Smart Borrower Blog

FHFA Postpones New Mortgage Fees…For Now


Dec 24th, 2013 @ 9:57 PM by Amber Nelson


Homebuyers can breathe a sigh of relief, at least for the next few months. The newly confirmed Federal Housing Finance Agency director has announced that he will postpone defer fees on Fannie Mae and Freddie Mac-backed loans at least through April 1.

“The FHFA will delay implementation of the [guarantee] fee and risk-based pricing plan…,” said incoming chief Mel Watt last Friday in a statement, “until such time as I have had the opportunity to evaluate fully the rationale for the plan and the plan’s likely impact on the [companies’] risk exposure, the cost and availability of credit and how the plan would interface with the qualified mortgage standards.”

The new fees, required by the FHFA in order to reduce financial risk to the government-run agencies would have gone into effect in some areas at the beginning of the year. Lenders will be charged higher guarantee fees, the cost of which would likely get passed on to borrowers. Homebuyers and refinancers would either have to pay a higher upfront fee or roll it into their loan, raising the interest rate by as much as 0.25 percent. “If these [policies] had been implemented, it would have increased borrowing costs dramatically,” said David Stevens, CEO of the Mortgage Bankers Association in a statement.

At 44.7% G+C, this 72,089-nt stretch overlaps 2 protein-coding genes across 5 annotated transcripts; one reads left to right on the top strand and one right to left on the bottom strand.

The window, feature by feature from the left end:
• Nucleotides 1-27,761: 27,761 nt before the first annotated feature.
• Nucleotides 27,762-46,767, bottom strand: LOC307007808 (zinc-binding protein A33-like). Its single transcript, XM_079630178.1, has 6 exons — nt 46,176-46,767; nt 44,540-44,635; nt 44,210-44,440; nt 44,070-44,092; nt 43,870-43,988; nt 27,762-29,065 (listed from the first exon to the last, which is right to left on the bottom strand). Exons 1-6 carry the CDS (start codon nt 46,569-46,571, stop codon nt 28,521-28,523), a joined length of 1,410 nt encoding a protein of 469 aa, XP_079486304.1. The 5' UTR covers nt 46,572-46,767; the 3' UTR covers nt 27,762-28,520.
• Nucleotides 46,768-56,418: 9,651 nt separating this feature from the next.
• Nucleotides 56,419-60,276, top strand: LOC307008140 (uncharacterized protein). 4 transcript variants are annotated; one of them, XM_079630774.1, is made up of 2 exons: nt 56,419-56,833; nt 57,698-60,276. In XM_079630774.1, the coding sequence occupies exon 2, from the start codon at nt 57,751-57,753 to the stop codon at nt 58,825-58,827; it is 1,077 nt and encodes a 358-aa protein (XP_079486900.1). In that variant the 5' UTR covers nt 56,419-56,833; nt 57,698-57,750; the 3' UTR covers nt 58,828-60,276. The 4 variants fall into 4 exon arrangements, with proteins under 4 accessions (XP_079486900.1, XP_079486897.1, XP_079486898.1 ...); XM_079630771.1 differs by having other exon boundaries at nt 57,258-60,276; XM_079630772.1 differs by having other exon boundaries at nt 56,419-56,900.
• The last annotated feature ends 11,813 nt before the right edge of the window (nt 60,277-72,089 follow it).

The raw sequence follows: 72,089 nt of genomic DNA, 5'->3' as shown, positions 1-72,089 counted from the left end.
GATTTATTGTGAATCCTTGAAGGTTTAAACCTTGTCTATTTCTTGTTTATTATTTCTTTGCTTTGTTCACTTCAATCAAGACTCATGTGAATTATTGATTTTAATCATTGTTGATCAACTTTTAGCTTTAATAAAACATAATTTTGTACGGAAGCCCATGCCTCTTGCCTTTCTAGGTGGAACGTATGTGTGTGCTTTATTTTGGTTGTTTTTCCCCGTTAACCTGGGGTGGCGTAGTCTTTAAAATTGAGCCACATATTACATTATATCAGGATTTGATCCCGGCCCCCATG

Stevens says the fee hikes don’t make much sense anyway. Fannie and Freddie’s profits have been soaring over the past year. Plus loans made in the years since the mortgage meltdown have been much safer and more conservative, making for fewer losses for the two companies. “The GSEs are making a lot of money,” said Stevens. “There’s no rationale for the increases.”

Watt left the future of the fees up in the air, which could be a big break for a mortgage market already bracing itself for higher interest rates this year as the Federal Reserve tapers its stimulus program. Mortgage are still going to be pricier in 2014, but at least not quite as expensive as they could have been.

 

About Amber Nelson
Amber Nelson is a seasoned mortgage industry writer and a regular contributor to Loan.com and Mortgage101.com.

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